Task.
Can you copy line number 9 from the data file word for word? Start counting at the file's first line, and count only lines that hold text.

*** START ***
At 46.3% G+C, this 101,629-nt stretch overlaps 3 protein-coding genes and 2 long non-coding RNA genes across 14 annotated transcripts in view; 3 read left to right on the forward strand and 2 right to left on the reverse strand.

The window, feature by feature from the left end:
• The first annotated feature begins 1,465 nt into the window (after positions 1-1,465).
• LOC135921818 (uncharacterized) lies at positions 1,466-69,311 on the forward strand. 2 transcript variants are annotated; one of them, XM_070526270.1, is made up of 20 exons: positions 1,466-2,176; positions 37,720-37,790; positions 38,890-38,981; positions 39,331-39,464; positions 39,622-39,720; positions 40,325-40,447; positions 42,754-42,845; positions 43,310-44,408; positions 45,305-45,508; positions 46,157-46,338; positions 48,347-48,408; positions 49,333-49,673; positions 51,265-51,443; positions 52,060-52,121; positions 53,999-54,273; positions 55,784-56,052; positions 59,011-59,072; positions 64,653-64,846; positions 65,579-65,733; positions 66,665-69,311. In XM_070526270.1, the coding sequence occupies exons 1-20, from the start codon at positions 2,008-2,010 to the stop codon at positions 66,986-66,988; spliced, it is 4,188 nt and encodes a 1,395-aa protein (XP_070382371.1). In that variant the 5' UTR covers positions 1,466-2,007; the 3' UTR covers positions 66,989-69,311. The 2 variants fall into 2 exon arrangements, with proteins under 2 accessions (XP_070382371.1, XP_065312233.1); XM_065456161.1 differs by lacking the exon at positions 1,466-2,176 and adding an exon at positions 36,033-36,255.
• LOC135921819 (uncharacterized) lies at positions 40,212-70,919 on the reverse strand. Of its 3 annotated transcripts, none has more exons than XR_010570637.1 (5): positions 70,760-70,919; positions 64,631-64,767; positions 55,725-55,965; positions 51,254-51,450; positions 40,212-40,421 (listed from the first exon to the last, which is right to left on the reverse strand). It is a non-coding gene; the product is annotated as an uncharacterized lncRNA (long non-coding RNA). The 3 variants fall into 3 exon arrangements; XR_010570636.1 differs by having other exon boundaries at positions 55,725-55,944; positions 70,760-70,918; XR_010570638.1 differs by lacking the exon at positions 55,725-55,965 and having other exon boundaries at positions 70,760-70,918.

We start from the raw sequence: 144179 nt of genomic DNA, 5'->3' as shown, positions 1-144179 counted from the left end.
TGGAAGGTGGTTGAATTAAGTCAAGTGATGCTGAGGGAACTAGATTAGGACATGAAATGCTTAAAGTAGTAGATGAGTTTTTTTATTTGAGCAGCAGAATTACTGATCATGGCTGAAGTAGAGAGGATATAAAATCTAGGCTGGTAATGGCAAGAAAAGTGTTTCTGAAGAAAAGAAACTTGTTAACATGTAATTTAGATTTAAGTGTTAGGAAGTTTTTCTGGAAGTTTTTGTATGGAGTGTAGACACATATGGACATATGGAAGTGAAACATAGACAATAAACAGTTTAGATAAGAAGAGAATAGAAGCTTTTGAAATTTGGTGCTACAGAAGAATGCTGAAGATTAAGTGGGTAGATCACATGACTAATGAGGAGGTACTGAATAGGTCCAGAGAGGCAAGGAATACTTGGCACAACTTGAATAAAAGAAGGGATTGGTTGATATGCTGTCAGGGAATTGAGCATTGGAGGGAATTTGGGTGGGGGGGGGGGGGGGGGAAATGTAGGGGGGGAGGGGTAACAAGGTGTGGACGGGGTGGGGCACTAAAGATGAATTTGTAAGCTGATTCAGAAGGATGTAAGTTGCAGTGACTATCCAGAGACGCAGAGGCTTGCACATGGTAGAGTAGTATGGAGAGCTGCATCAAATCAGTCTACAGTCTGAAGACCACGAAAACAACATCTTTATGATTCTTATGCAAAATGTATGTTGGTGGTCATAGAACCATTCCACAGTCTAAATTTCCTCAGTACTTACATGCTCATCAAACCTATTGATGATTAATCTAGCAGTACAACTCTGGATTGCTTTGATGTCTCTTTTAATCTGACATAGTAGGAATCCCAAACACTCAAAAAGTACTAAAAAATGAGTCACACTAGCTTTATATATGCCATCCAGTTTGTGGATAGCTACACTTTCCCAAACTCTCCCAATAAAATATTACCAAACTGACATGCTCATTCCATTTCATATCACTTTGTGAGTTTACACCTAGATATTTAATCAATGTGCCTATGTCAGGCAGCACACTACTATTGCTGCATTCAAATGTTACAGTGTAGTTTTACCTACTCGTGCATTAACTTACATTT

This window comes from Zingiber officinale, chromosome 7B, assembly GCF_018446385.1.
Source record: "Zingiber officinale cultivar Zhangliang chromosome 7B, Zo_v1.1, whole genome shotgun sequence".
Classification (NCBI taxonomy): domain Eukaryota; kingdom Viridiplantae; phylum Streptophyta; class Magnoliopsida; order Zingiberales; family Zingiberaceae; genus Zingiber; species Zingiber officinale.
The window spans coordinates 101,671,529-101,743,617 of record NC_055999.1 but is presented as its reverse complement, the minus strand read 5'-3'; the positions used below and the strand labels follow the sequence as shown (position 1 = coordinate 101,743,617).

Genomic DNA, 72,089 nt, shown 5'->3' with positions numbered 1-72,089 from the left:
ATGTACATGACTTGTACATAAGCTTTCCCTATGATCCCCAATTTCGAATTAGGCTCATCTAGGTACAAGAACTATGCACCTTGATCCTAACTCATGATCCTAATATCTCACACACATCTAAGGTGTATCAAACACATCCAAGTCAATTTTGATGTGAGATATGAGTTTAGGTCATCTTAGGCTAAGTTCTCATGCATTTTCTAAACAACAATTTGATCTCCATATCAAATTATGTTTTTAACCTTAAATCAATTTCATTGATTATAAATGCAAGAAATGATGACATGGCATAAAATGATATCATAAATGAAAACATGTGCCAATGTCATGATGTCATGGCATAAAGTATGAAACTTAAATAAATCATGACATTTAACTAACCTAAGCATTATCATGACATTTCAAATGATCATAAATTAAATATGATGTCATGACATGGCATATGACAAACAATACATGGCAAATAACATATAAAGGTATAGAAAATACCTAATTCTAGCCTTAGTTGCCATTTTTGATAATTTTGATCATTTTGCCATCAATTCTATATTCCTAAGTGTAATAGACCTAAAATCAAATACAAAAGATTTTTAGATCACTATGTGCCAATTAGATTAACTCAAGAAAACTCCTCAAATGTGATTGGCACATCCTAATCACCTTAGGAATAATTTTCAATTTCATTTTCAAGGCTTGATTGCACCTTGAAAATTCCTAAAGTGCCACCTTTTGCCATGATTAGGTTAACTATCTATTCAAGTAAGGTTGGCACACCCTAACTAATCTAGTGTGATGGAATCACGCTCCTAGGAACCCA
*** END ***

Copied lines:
Source record: "Zingiber officinale cultivar Zhangliang chromosome 7B, Zo_v1.1, whole genome shotgun sequence".